Brand recognition is an essential tool for successful marketing; your company brand represents not only a specific product or service but also your reputation. Customers are brand loyal. They are much more likely to try a new item if they are familiar with the brand, even if they know nothing about the new product.
Because brand recognition is so vital to the customer experience, rebranding comes with potential consequences. On the one hand, customers may agree that a new look is needed. This group will embrace the efforts to rebrand. On the other hand, some customers may not like change under any circumstances. This group will resist any changes to your brand image, logo, and marketing techniques.
Create a New Image
Despite the possible drawbacks of rebranding, there are times when a rebrand is simply necessary. The obvious solution to a merger or buyout is to establish a distinct new brand. Another example of when rebranding is necessary involves rebooting a poor public image. Accidents, lawsuits, criminal charges, and poor customer experience reputations can permanently damage a professional image. One concerted effort to rebrand puts distance between the company and its challenges. A new image may also be in order if the logo, color scheme, or tag line is merely outdated and irrelevant.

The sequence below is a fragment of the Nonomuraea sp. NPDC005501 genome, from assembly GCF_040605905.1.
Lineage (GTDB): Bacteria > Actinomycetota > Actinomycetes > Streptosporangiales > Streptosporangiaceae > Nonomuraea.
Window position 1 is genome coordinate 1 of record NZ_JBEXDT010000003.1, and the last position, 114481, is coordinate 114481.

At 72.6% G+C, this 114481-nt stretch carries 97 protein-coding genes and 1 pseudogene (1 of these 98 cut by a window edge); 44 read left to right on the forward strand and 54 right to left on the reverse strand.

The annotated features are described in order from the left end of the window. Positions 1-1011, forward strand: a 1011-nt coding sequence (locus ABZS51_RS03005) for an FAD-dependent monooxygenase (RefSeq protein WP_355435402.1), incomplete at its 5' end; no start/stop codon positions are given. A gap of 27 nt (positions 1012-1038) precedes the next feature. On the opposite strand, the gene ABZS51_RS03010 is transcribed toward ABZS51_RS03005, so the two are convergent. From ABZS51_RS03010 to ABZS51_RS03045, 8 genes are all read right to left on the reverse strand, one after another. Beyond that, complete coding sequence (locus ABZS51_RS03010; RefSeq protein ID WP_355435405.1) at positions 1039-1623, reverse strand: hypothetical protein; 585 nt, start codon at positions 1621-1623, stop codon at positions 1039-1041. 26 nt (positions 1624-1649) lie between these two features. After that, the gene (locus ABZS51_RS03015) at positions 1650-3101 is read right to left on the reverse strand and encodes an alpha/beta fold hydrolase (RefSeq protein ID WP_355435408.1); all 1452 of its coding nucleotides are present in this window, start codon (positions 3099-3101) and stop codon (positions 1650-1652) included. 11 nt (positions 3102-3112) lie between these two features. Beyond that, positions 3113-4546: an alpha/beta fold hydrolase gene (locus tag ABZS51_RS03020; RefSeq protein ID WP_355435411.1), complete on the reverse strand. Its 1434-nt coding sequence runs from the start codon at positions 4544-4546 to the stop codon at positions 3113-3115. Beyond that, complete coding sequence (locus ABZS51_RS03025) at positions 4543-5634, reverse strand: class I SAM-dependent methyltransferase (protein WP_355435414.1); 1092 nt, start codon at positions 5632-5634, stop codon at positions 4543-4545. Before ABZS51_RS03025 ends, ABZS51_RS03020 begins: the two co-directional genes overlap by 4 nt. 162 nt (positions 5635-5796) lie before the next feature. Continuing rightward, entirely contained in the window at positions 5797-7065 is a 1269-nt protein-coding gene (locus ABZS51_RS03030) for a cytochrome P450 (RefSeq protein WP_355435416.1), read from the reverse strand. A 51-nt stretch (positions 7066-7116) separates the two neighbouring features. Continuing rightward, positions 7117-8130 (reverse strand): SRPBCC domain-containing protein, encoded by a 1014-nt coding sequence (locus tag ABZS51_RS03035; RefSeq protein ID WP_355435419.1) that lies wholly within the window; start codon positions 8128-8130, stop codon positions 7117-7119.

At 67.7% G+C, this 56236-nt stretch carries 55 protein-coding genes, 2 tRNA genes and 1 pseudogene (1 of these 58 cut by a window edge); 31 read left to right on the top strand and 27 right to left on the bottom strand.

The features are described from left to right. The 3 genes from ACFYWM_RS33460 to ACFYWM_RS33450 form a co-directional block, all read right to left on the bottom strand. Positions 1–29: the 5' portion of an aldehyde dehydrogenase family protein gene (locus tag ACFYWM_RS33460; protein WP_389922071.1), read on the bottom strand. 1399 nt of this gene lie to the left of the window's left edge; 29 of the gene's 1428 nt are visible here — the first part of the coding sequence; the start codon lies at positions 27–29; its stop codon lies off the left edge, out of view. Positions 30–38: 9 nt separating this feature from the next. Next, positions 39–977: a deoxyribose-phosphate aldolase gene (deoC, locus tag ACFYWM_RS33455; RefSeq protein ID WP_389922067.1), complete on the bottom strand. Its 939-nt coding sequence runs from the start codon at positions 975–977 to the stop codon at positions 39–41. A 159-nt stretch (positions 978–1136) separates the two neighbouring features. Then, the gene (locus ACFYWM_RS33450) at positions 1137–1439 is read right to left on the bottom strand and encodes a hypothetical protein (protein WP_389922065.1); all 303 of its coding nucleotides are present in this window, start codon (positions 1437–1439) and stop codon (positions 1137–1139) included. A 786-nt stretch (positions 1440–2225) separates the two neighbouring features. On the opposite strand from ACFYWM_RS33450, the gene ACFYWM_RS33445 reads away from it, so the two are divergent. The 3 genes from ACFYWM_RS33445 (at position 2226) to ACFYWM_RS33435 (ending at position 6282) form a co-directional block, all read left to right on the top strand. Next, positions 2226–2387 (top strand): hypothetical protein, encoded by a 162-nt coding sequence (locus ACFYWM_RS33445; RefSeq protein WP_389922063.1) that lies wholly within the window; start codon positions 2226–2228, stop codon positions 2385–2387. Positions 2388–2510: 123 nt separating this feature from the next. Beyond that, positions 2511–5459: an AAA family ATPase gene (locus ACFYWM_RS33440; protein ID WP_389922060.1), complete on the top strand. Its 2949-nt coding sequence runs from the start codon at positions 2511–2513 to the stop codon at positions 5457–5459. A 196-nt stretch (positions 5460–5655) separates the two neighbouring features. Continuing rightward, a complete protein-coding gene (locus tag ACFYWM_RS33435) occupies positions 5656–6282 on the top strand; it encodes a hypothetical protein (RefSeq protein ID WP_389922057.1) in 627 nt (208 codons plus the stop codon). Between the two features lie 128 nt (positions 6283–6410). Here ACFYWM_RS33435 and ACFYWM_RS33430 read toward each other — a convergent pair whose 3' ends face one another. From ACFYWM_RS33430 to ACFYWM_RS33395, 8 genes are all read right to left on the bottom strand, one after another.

Reach New Prospects
Another reason to consider a full or partial rebrand is to reach a new audience. Marketing efforts generally include one option that casts a wide net and another that defines a target market. If your business experiences a high level of turnover or sees changes in a specific demographic, such as age or household income, a rebrand may spark new interest. General Motors experienced unsurpassed success by changing the image of their Buick line.
Announce New Product
Any change in a product line should be quickly and repeatedly expressed to customers and potential customers. Strategic marketing techniques create interest in a new product or service well in advance of the debut. An effective teaser campaign creates buzz around a new item and gets people talking about your company. This strategy is especially effective when a new product or line comes into play where a current item is discontinued.